Two products of the products tested are also “very old” cough and cold formulations, which have known contamination risks in the production cycle, Simao also noted.

“They have been involved in other contaminations that led to serious health problems and deaths since 1930,” Simao added. “It’s a very well known history of diethylene glycol we call it DEG, and ethylene glycol we call it EG – they should never be in anything that human beings ingest.”

There is now “a very in-depth investigation of these deaths by the government of The Gambia, by international partners including WHO, who are supporting the investigation,” she said.

But separate from the investigation into the precise cause of the children’s deaths, “once we detect these products [DEG and EG] in a medicine or something that people will ingest… they should be banned from the market.

“WHO has procedures and one of them is the global medical alert that aims to inform national regulatory authorities when we notice problems with a product, and to also inform the public.

“And also we have to raise the alert in terms of [the possibility that] this product may be circulated in other countries. The information we received from the drug controller in India was that dispatches were manufacturer exclusive for the danger but we don’t rule out the possibility that through unregulated markets that it has reached other countries.”

She noted that several other countries in the African region have in turn issued their own alerts “and are proactively doing surveillance, trying to identify if these products are in the market.”

Meanwhile, she said, WHO is “working very closely with the Indian authorities for the full investigation into the manufacturing process itself and the ways this product reached the market.”

Specifics of WHO warning

The four Maiden Pharmaceutical products specifically called out in the WHO alert include:  Promethazine Oral Solution, Kofexmalin Baby Cough SyrupMakoff Baby Cough Syrup and Magrip N Cold Syrup.

“To date, the stated manufacturer has not provided guarantees to WHO on the safety and quality of these products,” WHO said adding, “Diethylene glycol and ethylene glycol are toxic to humans when consumed and can prove fatal.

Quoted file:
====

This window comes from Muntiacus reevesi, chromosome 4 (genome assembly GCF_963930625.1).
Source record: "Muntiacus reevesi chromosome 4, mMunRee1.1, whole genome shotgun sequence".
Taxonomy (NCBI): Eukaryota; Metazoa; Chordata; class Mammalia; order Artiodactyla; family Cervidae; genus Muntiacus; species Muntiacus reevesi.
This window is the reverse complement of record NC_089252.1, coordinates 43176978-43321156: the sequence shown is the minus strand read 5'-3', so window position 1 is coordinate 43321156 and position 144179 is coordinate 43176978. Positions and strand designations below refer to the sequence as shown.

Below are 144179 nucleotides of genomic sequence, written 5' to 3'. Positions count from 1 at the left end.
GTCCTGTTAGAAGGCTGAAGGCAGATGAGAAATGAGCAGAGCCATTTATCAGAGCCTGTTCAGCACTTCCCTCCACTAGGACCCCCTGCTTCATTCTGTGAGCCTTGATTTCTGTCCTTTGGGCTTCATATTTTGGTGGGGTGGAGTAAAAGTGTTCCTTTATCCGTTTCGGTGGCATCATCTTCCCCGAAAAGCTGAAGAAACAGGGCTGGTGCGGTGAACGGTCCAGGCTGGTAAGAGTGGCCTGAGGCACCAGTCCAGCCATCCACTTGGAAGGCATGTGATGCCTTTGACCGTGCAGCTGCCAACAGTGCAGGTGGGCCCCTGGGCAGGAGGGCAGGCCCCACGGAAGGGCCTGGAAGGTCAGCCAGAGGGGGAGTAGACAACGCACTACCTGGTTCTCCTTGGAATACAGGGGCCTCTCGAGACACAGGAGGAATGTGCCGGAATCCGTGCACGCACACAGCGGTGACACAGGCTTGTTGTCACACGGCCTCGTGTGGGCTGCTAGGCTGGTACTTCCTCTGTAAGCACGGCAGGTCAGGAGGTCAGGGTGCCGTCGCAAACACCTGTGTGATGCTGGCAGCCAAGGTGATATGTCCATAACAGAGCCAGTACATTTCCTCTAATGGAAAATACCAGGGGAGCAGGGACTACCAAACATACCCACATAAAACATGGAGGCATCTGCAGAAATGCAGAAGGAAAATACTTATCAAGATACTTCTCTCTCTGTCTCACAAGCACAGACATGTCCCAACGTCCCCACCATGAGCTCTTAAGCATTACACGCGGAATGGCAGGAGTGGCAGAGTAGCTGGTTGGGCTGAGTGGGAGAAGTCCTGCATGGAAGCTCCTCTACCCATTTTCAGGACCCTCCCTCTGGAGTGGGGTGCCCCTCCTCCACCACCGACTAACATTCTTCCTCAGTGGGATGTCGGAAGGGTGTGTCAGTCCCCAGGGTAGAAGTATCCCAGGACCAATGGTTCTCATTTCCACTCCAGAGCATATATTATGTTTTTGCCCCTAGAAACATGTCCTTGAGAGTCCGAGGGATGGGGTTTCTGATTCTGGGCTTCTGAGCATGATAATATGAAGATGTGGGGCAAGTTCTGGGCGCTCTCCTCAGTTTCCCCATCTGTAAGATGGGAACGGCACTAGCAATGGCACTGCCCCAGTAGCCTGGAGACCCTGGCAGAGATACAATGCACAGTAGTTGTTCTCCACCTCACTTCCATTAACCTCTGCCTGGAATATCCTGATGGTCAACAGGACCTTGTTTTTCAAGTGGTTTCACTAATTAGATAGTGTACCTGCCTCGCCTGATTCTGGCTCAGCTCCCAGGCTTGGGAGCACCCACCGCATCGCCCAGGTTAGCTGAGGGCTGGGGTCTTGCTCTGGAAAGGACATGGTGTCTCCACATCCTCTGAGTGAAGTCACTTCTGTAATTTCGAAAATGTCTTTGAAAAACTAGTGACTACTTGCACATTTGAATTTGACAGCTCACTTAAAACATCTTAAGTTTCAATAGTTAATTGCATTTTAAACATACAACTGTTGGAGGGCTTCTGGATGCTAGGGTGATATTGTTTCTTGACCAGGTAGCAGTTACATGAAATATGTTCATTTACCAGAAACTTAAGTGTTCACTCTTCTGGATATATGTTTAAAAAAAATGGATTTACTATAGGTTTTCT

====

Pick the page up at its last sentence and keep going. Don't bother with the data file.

“Toxic effects can include abdominal pain, vomiting, diarrhoea, inability to pass urine, headache, altered mental state, and acute kidney injury which may lead to death. All batches of these products should be considered unsafe until they can be analyzed by the relevant National Regulatory Authorities. The substandard products referenced in this alert are unsafe and their use, especially in children, may result in serious injury or death.”

Substandard medicines a major problem in Africa

Substandard medicines are a widespread problem in Africa and parts of South-East Asia.  According to one recent estimate, in some parts of Africa, up to 70% of medicines may be either fake or substandard.

There are widespread hopes that the pending establishment of the Africa Medicines Agency (AMA) could help counter this longstanding trend by harmonizing drug regulatory review and approvals across the continent – thereby strengthening the capacity of poorly-resourced countries to supervise its medicines markets.

So far, some 33 of the African Union’s 55 member states have either signed and/or ratified the treaty on the African Medicines Agency. Just this week, South Africa’s cabinet announced it would submit the treaty to its parliament for ratification. The Gambia is one of the 22 countries to have neither signed nor ratified the agreement.  See related AMA coverage here,

African Medicines Agency Countdown


Image Credits: WHO, World Health Organization .